At a recent campus event that focused on desirable characteristics in a college president, a student from this elite liberal arts institution stated that she would never want to see the president of her school on stage with the CEO of a Fortune 500 company. The president's presence on stage with such a person, she said, would "violate the college's values--its commitment to social justice." On the other hand, the student explained, the president's public appearance with the head of a nonprofit organization would be consistent with those values.
This view is somewhat ironic given the trend at many colleges of rejecting the (jargon alert) "binary." That is, gender is complex and not simply a matter of male or female. Likewise, the black/white binary excludes those of other or mixed races. Progress.
Yet, it seems that that the rejection of the "binary" model has not yet been widely applied to the perception of nonprofits as opposed to corporations.
Anecdotal evidence suggests that many college students and professors view nonprofits as good and corporations as evil. Yet nonprofits are, in fact, corporations that have certain tax benefits, and most colleges and universities in the United States are nonprofit corporations.
The National Football League? It's officially been a nonprofit since 1942 though that seems to be changing. In April, NFL Commissioner Roger Goodell announced that the league will forgo its tax exempt status because there had been scrutiny of its finances. It was "a distraction." According to the New York Times, Goodell made $35 million in 2014 in salary and bonuses; he was paid $44.2 million the previous year. According to Sports Illustrated, 33 players of this "charity" were arrested on charges involving domestic violence, battery, assault and murder from January 1, 2012 to September 17, 2014.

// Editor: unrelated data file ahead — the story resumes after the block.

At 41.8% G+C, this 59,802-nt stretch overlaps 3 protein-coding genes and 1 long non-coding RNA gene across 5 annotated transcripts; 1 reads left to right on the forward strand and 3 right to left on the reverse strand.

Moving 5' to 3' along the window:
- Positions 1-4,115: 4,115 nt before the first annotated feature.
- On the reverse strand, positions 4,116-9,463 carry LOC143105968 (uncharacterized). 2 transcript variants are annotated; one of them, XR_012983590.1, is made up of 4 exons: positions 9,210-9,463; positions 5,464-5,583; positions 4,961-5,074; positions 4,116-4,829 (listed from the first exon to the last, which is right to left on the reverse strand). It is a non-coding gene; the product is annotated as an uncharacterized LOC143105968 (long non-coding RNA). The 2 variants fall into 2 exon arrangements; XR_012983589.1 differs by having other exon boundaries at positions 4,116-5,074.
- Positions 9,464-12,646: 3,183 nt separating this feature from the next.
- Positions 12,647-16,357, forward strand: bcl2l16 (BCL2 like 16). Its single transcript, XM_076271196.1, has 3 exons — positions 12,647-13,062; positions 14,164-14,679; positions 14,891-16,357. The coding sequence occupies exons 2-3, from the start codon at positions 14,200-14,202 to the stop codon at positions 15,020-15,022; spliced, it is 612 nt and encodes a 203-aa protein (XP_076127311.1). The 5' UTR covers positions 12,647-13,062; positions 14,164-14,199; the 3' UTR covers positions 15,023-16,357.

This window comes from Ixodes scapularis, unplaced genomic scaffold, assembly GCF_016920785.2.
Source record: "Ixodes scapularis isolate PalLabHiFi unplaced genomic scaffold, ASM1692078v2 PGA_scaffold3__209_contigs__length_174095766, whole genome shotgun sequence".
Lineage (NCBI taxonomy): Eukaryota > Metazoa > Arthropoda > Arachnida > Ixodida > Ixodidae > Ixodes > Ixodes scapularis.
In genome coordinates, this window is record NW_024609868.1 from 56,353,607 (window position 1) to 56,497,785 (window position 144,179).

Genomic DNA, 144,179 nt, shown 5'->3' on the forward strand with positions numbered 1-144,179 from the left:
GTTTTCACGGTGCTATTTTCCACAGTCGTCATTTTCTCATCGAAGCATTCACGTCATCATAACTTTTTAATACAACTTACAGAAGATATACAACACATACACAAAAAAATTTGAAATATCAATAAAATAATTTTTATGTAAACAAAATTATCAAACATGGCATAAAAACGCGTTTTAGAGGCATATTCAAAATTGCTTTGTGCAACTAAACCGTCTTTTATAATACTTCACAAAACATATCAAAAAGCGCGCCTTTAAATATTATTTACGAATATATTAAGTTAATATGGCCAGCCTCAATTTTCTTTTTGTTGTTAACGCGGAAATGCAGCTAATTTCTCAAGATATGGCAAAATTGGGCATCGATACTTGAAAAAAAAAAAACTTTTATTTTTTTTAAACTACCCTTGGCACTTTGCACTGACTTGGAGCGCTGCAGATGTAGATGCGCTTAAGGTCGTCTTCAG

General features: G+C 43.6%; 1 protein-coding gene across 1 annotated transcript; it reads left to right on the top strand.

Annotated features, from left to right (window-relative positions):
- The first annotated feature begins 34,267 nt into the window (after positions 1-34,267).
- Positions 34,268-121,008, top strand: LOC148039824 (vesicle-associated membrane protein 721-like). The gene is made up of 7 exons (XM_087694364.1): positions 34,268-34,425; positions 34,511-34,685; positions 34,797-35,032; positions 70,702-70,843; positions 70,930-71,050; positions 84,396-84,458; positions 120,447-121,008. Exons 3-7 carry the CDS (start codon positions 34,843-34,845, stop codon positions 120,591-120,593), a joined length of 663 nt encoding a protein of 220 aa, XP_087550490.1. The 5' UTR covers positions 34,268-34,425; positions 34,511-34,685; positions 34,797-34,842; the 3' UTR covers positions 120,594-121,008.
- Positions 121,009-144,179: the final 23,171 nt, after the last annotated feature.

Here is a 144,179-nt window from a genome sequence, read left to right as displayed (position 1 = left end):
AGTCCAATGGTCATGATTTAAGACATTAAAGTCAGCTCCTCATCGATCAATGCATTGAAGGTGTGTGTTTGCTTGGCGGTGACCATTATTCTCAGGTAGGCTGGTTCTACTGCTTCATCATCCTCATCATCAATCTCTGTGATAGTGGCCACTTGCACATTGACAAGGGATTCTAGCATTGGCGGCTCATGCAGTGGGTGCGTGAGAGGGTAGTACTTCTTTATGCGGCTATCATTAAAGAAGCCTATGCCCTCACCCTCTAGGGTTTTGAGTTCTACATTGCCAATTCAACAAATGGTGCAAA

Those who promote the good/evil binary are seemingly not cognizant of the reports in the Chronicle of Philanthropy, Inside Philanthropy and other journalistic outlets on fraudulent activity at a small but troubling number of nonprofits. Rogue nonprofit executives who steal from organizations do intend to benefit the common good and use donors' gifts to subsidize their own lifestyles.
Further, many students, professors and others don't know that one can advance humanitarian values through working for a corporation. Are students being taught about the emergence of social benefit corporations, B-certified corporations, or social corporate responsibility departments at Fortune 500 companies? Do they know about the conscious capitalism movement or, for instance, that Patagonia, based here in Southern California, has been a leader in corporate social responsibility for decades? Or that corporations, small and large, provide a large portion of the tax revenue that funds the amenities that the public enjoys?
The student to whom I referred was not aware of this reality. She was trapped in the old paradigm. And actually many others, regardless of age and education, are stuck in this old way of thinking as well. Unless they abandon the nonprofit=good/corporations=
evil binary, they will miss out on opportunities to advance her social justice values in ways they never would have imagined.